The Development of Moral and Social Judgments: Social Contexts and Processes of Coordination

Elliot TURIEL1, K. Amy BANAS2
1University of California, Berkeley
2Graduate School of Education at the University of California, Berkeley
DOI: 10.14689/ejer.2020.85.2

The research presented in this essay is grounded in Social Domain Theory. Research provides substantial evidence that children’s social development is characterized by the formation of distinctly different systems of thought, including those in the moral, social-conventional, and personal domains. A main focus here is on morality, defined as involving understandings of welfare, justice, and rights, which are applied across societal contexts.
Social conventions are uniformities within social systems, serving to provide uniform expectations. The domains constitute different configurations of thinking and developmental changes occur within each domain. However, decisions in social situational contexts often involve coordination, which is a process of weighing and balancing different and sometimes conflicting considerations. Such social contexts can include conflicts between different moral goals or between moral and societal goals. Processes of coordination are examined in social psychological experiments, as well as developmental studies of topics like honesty, rights, and social inclusion. Coordination is also considered in people’s perspectives on cultural practices of unfairness and inequality. Psychological research in patriarchal societies shows that females, who are subjected to inequalities evaluate those cultural practices as unfair. Anthropological research documents that females engage in acts of opposition and moral resistance regarding perceived unfair cultural practices.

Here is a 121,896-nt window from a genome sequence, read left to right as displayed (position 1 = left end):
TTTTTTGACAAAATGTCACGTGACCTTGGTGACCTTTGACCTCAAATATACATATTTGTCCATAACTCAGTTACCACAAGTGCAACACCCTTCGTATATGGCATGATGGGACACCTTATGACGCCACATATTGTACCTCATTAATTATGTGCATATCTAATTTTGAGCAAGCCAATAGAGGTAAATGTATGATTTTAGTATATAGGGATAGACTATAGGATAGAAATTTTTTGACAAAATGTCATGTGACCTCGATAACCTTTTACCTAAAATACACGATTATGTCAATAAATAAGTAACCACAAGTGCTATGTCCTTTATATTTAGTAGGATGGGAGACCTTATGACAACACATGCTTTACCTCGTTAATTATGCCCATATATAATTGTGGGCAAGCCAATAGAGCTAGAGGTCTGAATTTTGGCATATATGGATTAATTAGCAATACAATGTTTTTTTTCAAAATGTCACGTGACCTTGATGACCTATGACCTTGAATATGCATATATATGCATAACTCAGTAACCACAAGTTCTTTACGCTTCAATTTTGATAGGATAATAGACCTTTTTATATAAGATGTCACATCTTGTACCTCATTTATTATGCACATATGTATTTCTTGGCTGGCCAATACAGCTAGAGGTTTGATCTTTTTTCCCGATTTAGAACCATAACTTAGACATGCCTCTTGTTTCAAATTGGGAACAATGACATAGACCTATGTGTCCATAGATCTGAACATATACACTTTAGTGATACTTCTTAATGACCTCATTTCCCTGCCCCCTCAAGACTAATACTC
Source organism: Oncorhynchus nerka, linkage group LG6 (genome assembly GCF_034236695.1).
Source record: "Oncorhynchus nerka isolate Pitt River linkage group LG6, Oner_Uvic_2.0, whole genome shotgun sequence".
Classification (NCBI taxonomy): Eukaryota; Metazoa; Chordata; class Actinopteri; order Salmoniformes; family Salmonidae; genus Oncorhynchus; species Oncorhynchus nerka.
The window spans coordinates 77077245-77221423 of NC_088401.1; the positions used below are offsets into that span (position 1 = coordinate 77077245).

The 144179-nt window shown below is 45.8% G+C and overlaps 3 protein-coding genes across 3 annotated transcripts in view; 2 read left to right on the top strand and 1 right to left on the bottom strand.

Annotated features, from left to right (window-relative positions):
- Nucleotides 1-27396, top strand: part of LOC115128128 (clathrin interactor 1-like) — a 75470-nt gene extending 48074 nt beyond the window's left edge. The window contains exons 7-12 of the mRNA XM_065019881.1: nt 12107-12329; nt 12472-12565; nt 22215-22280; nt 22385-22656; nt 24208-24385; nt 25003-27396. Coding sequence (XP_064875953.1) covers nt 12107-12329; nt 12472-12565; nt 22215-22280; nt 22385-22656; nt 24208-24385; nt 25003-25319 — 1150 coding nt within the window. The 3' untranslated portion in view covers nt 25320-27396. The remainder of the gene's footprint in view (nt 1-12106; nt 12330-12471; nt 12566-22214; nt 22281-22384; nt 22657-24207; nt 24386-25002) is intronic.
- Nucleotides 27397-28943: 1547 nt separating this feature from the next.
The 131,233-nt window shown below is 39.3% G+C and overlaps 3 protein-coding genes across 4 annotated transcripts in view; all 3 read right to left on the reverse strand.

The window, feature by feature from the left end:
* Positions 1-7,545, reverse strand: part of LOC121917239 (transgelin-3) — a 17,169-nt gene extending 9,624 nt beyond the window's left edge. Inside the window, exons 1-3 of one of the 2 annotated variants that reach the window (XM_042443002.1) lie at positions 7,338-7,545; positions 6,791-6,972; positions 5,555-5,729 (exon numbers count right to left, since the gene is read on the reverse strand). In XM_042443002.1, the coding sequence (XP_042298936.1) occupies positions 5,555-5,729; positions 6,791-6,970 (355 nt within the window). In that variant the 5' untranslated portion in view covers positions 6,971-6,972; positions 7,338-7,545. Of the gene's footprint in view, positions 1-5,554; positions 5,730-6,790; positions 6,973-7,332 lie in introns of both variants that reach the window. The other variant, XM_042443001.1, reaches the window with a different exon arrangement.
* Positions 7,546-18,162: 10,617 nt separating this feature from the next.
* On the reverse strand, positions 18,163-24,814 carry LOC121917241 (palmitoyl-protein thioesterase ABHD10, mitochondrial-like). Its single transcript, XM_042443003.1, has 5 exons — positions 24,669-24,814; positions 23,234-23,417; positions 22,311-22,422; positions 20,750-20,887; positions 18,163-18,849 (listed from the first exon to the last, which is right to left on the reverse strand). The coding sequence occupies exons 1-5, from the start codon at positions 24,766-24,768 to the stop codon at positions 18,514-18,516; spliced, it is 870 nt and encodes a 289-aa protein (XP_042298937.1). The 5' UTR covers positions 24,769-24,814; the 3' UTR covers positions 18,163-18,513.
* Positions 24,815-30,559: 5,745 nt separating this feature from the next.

Keywords: Domains, morality, coordination, moral resistance.